The Dead House is the fifth book in the Fiona Griffiths police procedural series set in South Wales. In this outing, Fiona is investigating the death of a young woman laid out in a chapel dead house. The first challenge is identifying her given no-one appears to know who she is and her expensive plastic surgery suggests she is not local. The second is work out how she came to be there and her movements prior to death. Having spent the night in the dead house with ‘Carlotta’, as Fiona names the corpse, she has formed a special bond given her own odd relationship with death, vowing to solve the mystery. Bingham spins out a taut, twisting tale from this premise, with Fiona in fine, singular form. Undoubtedly the joy of this series is Fiona, who is one of the quirkiest, interesting and smart police officers in fiction and a pleasure to spend time with, despite all her foibles and vices that must drive most of her colleagues mad. Added to this is a strong sense of place, a captivating plot, along with the longer plot arc of the series, and engaging narrative. While it became somewhat unbelievable towards the end, the story was a gripping page turner (the scenes underground had my heart in my mouth and put me off caving for life). Another very entertaining addition to what has become my favourite UK-set series.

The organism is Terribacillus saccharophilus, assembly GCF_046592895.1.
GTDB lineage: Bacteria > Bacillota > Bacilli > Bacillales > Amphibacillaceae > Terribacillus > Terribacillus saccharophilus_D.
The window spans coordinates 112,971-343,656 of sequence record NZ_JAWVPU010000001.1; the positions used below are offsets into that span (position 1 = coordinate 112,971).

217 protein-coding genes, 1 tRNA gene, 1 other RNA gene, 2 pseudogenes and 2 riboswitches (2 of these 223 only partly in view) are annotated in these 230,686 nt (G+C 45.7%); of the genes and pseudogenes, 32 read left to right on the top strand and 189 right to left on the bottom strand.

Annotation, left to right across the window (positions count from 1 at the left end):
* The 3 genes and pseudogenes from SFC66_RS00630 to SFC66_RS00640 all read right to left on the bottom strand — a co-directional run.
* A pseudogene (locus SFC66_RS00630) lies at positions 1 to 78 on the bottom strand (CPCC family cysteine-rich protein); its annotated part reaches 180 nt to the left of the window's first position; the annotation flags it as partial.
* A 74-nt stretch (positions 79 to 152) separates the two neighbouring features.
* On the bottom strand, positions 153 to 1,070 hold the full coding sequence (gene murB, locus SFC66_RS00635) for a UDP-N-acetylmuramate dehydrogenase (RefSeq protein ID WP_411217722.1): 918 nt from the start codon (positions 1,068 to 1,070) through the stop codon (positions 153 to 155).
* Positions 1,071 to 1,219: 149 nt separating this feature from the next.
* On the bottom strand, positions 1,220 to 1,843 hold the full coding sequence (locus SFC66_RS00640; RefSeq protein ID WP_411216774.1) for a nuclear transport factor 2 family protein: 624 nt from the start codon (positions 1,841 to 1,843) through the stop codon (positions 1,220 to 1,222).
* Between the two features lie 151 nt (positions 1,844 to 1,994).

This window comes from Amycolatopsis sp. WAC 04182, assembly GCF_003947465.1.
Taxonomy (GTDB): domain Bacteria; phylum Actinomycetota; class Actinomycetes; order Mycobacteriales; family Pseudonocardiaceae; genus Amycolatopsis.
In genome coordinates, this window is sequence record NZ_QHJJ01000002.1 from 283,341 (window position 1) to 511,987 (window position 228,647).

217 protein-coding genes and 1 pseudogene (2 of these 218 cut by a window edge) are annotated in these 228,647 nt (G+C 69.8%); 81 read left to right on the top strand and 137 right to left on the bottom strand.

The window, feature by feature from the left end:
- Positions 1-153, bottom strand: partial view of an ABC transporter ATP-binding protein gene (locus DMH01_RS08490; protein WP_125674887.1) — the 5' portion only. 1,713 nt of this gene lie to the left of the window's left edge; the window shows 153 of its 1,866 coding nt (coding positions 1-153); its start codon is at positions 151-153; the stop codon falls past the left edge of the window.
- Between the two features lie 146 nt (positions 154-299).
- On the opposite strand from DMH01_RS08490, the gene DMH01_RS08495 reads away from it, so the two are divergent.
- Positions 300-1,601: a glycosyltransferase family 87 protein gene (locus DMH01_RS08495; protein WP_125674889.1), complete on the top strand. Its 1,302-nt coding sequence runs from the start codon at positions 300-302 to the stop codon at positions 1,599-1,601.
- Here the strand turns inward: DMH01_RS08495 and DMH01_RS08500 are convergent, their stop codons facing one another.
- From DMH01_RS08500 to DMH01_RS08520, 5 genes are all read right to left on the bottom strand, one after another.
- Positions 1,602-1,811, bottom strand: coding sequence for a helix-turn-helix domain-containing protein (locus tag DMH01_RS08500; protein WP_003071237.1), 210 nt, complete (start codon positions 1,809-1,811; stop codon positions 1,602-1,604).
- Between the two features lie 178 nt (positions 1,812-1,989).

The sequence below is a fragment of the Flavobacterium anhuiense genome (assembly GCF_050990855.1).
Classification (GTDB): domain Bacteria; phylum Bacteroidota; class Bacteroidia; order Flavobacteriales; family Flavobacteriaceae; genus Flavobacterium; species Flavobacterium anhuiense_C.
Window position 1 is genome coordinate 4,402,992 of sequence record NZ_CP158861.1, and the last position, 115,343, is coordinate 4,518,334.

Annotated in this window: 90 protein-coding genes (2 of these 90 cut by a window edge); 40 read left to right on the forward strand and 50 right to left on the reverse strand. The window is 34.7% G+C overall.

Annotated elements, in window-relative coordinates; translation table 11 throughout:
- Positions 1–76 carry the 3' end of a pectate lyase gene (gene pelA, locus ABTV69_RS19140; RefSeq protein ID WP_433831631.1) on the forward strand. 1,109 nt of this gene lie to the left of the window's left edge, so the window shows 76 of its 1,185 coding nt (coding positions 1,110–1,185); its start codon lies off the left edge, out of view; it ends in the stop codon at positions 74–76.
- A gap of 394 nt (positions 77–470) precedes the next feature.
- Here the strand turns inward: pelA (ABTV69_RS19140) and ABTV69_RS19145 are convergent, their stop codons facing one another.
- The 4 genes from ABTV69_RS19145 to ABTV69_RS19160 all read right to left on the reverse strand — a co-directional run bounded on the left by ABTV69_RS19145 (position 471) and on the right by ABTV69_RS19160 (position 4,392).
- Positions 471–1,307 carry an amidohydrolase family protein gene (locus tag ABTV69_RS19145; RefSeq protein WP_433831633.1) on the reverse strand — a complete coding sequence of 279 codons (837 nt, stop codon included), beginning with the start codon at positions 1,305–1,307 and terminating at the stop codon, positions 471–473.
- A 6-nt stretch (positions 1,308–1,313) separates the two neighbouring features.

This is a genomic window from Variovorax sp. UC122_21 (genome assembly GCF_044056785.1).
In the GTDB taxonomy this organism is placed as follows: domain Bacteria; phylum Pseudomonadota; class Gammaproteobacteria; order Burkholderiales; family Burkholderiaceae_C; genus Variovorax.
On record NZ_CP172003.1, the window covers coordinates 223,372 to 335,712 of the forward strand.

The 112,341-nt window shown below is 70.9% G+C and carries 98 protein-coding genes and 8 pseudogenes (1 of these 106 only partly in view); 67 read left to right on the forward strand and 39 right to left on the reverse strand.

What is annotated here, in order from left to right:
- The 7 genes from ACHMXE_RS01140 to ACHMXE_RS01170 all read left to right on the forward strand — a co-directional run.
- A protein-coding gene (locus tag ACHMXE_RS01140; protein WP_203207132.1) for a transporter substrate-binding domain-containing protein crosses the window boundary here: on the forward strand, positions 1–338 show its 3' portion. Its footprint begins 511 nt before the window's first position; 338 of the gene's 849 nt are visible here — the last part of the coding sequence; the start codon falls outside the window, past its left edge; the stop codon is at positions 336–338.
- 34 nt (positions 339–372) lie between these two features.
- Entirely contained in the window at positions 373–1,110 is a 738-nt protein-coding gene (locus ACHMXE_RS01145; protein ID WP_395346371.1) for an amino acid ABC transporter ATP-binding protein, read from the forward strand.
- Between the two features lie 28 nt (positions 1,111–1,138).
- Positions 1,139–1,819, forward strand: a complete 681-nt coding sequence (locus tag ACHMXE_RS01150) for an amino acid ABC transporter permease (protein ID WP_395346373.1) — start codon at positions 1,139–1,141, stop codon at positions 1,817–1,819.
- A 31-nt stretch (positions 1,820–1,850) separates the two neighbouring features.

Saturday, November 28, 2020

Out the window

 Jamie held his brother out of the window.

‘Don’t let me go!’

‘It’s the only way.’


‘It’s not far.’


‘Come-on, kid!’ A voice shouted from below. ‘Drop him.’

Jamie closed his eyes, counted to three and let go of his brother’s wrists.

When he looked down the man was clutching Tom, lowering him to the ground.

‘Now you.’

Jamie shook his head and coughed.

‘You’ve got to jump, kid. Climb out the window.’

Jamie stood on the window ledge, smoke billowing around him.

‘I’ll catch you.’

‘I can’t.’

‘You can. Jump.’

Jamie closed his eyes and tumbled forwards.

A drabble is a story of exactly 100 words.

Friday, November 27, 2020

Review of The Plotters by Un-su Kim (2019, Fourth Estate; 2010 Korean)

As a small child Reseng was adopted by Old Raccoon, the keeper of the Doghouse Library. While it seems like an ordinary library, it has few visitors and actually serves as a hub for organized crime, especially contract killings. Reseng was groomed to be an assassin and has grown-up to become one of the best in the business. A secret group of plotters devise who should be killed and how; the library organizes the execution. But it’s a business that eats its own. The Old Raccoon is under pressure from a younger rival and Reseng is also under threat after deviating from a plot. And the opposition have the best killer in the business.